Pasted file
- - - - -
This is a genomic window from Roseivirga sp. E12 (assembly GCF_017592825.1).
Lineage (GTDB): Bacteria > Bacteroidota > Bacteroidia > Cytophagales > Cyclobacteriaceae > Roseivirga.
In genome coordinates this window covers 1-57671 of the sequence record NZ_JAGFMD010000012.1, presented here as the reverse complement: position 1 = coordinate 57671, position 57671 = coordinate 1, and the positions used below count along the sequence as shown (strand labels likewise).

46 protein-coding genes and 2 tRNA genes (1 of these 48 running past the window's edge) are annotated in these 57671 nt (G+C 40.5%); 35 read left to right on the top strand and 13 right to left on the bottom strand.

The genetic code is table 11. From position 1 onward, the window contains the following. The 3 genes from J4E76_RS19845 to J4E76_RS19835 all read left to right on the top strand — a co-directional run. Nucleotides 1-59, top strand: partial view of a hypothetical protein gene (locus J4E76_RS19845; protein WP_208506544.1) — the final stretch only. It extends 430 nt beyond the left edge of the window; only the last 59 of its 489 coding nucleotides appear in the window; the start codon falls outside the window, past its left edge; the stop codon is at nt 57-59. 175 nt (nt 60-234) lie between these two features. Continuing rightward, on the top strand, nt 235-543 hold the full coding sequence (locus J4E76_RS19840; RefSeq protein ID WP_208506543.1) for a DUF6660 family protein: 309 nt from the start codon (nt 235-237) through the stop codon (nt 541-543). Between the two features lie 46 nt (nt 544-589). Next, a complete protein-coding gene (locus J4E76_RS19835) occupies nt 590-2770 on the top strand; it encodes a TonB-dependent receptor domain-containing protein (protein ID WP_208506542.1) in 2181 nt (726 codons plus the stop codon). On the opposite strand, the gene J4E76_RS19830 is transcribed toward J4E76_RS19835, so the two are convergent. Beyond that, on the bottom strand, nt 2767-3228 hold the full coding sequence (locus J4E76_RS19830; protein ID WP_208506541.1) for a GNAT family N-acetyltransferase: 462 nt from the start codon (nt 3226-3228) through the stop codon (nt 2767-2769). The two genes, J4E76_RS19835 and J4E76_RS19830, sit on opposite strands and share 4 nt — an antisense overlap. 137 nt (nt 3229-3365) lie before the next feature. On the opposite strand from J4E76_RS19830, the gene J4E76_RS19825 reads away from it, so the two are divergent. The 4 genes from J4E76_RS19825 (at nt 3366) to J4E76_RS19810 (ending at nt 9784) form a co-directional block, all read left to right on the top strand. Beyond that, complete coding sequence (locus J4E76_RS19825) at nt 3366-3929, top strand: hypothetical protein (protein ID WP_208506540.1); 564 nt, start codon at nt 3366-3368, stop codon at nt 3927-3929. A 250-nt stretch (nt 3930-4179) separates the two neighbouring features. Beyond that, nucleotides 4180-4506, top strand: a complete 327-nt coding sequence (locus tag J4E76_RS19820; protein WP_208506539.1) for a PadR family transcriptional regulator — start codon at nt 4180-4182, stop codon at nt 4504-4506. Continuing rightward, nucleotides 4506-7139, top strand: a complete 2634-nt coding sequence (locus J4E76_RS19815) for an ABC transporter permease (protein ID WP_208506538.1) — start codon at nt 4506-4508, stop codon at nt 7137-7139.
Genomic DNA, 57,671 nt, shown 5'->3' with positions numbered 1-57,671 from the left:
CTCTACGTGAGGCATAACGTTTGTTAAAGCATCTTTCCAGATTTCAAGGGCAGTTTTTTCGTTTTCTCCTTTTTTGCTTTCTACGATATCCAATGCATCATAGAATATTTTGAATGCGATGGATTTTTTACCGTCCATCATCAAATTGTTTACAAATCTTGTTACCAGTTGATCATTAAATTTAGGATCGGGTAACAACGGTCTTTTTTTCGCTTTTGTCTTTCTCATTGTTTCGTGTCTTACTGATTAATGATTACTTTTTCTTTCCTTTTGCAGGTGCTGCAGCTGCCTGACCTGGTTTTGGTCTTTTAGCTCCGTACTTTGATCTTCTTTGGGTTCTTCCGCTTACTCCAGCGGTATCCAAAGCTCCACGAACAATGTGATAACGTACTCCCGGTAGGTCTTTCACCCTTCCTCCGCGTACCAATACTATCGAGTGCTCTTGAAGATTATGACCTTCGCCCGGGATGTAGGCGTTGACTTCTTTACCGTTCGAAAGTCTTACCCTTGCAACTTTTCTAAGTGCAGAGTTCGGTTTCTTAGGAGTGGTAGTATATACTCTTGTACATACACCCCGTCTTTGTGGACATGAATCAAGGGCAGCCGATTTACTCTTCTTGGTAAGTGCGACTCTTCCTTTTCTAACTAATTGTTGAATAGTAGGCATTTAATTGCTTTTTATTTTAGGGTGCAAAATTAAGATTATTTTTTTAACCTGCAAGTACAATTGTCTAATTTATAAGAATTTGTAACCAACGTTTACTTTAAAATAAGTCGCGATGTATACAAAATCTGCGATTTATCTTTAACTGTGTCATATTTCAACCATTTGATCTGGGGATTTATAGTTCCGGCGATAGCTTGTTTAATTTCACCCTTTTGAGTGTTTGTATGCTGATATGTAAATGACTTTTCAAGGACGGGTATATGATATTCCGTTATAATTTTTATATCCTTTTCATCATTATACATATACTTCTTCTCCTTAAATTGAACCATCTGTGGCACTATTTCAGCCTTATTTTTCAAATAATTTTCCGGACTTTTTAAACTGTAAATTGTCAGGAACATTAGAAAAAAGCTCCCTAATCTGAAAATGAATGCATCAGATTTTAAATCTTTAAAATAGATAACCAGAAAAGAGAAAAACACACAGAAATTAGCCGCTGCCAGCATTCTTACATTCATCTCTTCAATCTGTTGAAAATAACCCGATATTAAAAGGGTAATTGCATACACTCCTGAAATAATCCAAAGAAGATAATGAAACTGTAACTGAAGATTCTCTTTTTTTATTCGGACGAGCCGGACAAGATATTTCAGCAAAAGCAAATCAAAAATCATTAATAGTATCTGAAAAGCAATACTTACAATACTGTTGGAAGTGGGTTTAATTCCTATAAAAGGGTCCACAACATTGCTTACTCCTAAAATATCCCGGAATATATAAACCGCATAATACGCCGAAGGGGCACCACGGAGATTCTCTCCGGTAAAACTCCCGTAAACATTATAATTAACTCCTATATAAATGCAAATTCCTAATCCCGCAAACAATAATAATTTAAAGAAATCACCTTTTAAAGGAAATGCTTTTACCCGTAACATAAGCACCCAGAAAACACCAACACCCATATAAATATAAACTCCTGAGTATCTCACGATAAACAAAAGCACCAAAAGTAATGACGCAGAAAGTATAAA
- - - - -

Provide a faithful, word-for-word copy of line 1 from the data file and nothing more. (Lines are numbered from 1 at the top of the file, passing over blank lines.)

This is a genomic window from Roseivirga sp. E12 (assembly GCF_017592825.1).